The Belgian Social Security Administration adapted its interpretation of the basis on which social security contributions are calculated. The Social Security Administration extended interpretation of the notion “remuneration” by an update of its Administrative Instructions in September 2018. Foreign companies offering benefits to employees of their Belgian subsidiary will be confronted by this widened interpretation of the social security contributions basis, resulting in an increased social security liability. At this point in time, no legislative change is in preparation. Nevertheless, one could challenge the legal scrutiny of the new position issued by the Social Security Administration. This interpretation relates to all type of benefits, including equity-based compensation.
SOCIAL SECURITY CONTRIBUTIONS BASIS: “REMUNERATION”, A COMPLEX DEFINITION
Belgian social security contributions are calculated on the basis of the employee’s remuneration. Remuneration is considered:
- the wage or other financially measurable compensation;
- to which the employee is entitled pursuant to the employment relationship;
- at charge of the employer.
The employer is not liable to withhold and pay social security contributions if one of the above elements are not met.
THE SUCCESSIVE POSITIONS OF THE SOCIAL SECURITY ADMINISTRATION
A benefit is at charge of the employer when the legal employer bears the financial costs of the benefit. This can be the case when the employer pays the cash bonus himself, but also when another company charges the financial cost of the benefit to the actual employer.
Regarding the element “at charge of the employer”, the Social Security Administration stated previously that the social security contributions are due if the (Belgian) legal employer either bears the financial cost, also when indirectly further to an intercompany recharge mechanism, or acts as the point of contact to which the employee should turn in order to claim the benefit if it is not granted (by the parent company incorporated abroad).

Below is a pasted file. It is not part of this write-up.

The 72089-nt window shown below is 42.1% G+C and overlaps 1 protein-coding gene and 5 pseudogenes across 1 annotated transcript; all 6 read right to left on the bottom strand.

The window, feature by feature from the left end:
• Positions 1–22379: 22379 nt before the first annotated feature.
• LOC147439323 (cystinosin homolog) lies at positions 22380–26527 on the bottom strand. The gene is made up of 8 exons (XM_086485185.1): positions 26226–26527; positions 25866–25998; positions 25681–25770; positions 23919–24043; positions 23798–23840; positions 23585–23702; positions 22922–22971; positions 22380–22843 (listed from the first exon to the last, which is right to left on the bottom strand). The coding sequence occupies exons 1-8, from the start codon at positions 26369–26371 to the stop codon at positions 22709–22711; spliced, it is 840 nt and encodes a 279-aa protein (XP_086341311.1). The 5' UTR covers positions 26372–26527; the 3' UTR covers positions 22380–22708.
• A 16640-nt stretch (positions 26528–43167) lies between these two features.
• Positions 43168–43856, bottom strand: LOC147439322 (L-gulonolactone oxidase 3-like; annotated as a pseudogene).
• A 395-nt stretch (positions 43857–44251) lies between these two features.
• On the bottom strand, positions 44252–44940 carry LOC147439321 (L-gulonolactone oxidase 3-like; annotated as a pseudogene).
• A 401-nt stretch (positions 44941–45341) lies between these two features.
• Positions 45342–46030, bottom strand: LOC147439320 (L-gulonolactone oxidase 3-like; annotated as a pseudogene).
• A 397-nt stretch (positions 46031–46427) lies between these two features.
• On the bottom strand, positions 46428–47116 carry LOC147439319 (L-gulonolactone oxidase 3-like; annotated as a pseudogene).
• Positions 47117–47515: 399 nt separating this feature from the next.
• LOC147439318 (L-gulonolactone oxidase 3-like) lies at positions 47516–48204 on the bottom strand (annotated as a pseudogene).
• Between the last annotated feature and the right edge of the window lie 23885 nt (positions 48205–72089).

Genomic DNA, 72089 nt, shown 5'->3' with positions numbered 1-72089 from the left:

The Social Security Administration widens its interpretation by stating that every benefit is subject to social security when the employee’s entitlement is
- either the result of the professional activities provided within the framework of the employment contract concluded with the employer,
- or relates to the employee’s position or function with the employer.
Companies should review their global equity-based compensation schemes in order to determine its qualification under Belgian law.
- The benefit of stock options granted as from 1 January 1999 and accepted within a 60-day period are exempt from social security contributions, except if the options are offered with a discount or the risk of the option is covered by the employer.
Companies should carefully reconsider their position further the widened interpretation of the social security contributions basis in view of the following elements:
- Belgian social security contributions will be due if the cost is borne by the Belgian subsidiary / legal employer.
- Even in the absence of any such recharge mechanism, the Belgian Social Security Administration will claim contributions if:
- Either the grant is linked to the professional activities of the concerned employees (e.g. the benefit is linked to the employee’s individual performance);
- Or the benefits relate to the employee’s position or function with the employer (e.g. grant condition excluding certain employee categories).
Companies should not only take into account the employer's contributions (25% base contribution). As a rule, holiday pay will be due as well. The single and double holiday pay on performance-based remuneration amounts to approximately 15.67%. In very specific situations no holiday pay is due.
WITHHOLDING TAX CHANGES ARE IN THE PIPELINE. START: PROBABLY 1 MARCH 2019
The Belgian Government plans a widening of the withholding tax obligation towards benefits offered by a company abroad to employees of its Belgian subsidiary. A draft bill has been submitted to Parliament, but it is not yet been approved.
Initially this measure would enter into force on 1 January 2019. However, the government parties introduced recently an amendment to postpone the entry into force until 1 March 2019.
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We recommend to seek further guidance in order to assess the impact of the adjusted position of the Belgian Social Security Administration and the changing playing field. We remain at your disposal for any further clarifications. Send us your questions on firstname.lastname@example.org.